A View From the Chez Lounge-England vs Denmark: A Night to Forget

Posted on June 20, 2024

Familiar Faces, Familiar Failings

So, here we are, game two. England started with the same team that narrowly beat the might of Serbia, while opponents Denmark featured 18 players from their 2020 squad. On the ground where England lost to Russia in Euro 1988—a tournament where they lost all three games and Tony Adams gained his unfortunate donkey status—there was hope that this match couldn’t be worse. But could it?

Early on, the passing was all over the place. Denmark were bad; England were worse and there was no flow to the game. The pitch cut up everywhere and the game was stuttering along as players’ boots acted like ploughs. Perhaps this was a reasonable excuse for an awful start? It couldn’t have helped. Foden showed the first sign of skill but placed the ball over the bar when he should have done better after a sharp turn.

Brief Hope

This spurred England into a brief period of pressure. Great pace from Walker down the right allowed him to steal the march on an unaware Danish defender and cross low and hard. It deflected to Kane, who pounced with a simple well-placed finish. 1-0 England. Would this be the start of something good? Surely England would have learnt from the Serbia game.

Nope. Denmark responded well after the goal. England defended well too, at least until Bellingham failed to shepherd the ball out for a goal kick and an increasingly eager Denmark nearly feasted on the error. Ignoring the warning, England looked ever more vulnerable as the Danes began to dominate. A schoolboy error from an England throw-in led to a flying speculative shot from 30 yards. A much-deserved equaliser on 33 minutes. It was a cracking strike but came from an unforced error you’d expect to see in a Sunday morning Hangovers XI match.

Halftime Respite

England fell apart after the equalizer. Dominated all over the pitch, it became embarrassing. Somehow, they reached halftime level, but it was a miracle they did. On the ropes again against a competent but not world beating team. Deja vu again and again. Why though? I wish I knew.

The second half offered more of the same. England were all over the place. When they did occasionally get the ball, they passed to their teammates like they couldn’t control it, as if they’d just learned to walk. Good teams fizz the ball at each other at pace, England were rolling it no faster than a pensioner playing crown bowls. A Declan Rice effort then bobbled pathetically to the keeper, a metaphor for the overall performance.

A Flicker of Hope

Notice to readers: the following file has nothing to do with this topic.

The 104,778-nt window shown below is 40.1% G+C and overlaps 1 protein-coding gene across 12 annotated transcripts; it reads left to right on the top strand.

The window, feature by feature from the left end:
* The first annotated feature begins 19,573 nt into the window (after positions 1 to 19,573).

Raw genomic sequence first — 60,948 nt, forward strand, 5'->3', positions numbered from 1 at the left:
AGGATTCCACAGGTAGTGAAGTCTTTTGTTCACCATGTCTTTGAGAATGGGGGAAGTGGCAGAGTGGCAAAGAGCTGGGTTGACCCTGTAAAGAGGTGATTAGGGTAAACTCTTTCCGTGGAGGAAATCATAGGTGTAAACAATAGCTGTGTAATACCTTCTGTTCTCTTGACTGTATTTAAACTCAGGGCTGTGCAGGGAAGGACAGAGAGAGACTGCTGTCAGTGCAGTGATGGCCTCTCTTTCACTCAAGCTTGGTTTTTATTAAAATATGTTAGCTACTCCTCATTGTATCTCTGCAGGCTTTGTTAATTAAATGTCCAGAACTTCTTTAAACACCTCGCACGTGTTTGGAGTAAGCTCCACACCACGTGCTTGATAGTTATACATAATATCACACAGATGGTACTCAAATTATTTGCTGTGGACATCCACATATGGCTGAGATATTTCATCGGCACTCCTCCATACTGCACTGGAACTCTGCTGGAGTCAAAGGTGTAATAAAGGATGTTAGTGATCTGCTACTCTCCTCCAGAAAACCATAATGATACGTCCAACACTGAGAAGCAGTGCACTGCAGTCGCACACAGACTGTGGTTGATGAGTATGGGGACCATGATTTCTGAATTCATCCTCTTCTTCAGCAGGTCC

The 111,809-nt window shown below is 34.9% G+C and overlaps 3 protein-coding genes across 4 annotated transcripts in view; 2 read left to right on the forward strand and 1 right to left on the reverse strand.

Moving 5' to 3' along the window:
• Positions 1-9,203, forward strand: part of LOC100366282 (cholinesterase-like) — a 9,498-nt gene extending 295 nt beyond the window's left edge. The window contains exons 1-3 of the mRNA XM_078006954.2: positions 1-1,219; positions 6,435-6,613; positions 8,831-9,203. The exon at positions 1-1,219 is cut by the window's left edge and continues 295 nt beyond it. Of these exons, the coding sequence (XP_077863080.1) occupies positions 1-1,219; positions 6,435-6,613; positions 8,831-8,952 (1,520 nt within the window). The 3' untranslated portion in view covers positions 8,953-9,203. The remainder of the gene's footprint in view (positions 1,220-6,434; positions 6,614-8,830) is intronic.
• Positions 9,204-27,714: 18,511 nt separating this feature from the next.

Then, out of the blue, a long ball from Trent caused confusion, and Saka headed into the side netting. A half chance that could have gone in, but Denmark still controlled the tempo. Trent was then taken off on 53 minutes, Southgate’s midfield gamble a miserable failure. Another England square peg rammed into another round hole. England briefly looked better when Foden smacked the post from 25 yards, but the improvement was short-lived.

Gallagher, on for Trent, was shaking things up and getting a yellow card before going in search for a red. Another error let Eriksen in, but he missed when he would so often hit the target. England attempted to counter, but Bellingham tried to do too much too often, then appeared to get lost in a sulk. Three substitutes—Bowen, Watkins, and Eze—came on, but the game remained scrappy. Watkins started to be a bit of a handful, but errors continued, nearly leading to another Denmark goal. England then went from bad, to not completely terrible, to utterly diabolical, but at least the defence held firm and a draw was achieved. Undeserved but a draw all the same.

Pundits’ Post-Match Analysis

Post-match, pundits Gary Lineker, Rio Ferdinand, Thomas Frank, and Micah Richards tried to understand England’s dreadful performance. The common consensus was the midfield being too deep and Harry Kane following them, offering no outlet. Why they do that, no one was quite sure. However, seeing Lineker so furious told you how bad it was. Not the result, the performance. 1-1 against a good side is nothing to be ashamed of but it would have helped if England didn’t look like they’d only met this morning.

The consolation is that somehow, England are in pole position in the group and have another game to try and improve before they have to meet the big boys who might humiliate them. The turnaround needed is colossal, but a subtle shift in team setup could create a spark. It does happen. Many teams have won tournaments after coming alive in the knockout stages. There is another positive. It is with some irony that Guehi was the best player again. The supposed problem area is now looking like the only stable place. England must do much better though, and only a wild optimist would bet on them doing so. But you just never know. Small things make a big difference.

I wondered off to the river for a dog walk with the now ancient words of Trevor Brooking repeating in my head.

”We’re not creative enough, we’re not positive enough”.

Final Verdict: I doubt it’s coming home

MOTM: Marc Guehi again. Who’d have thought it?

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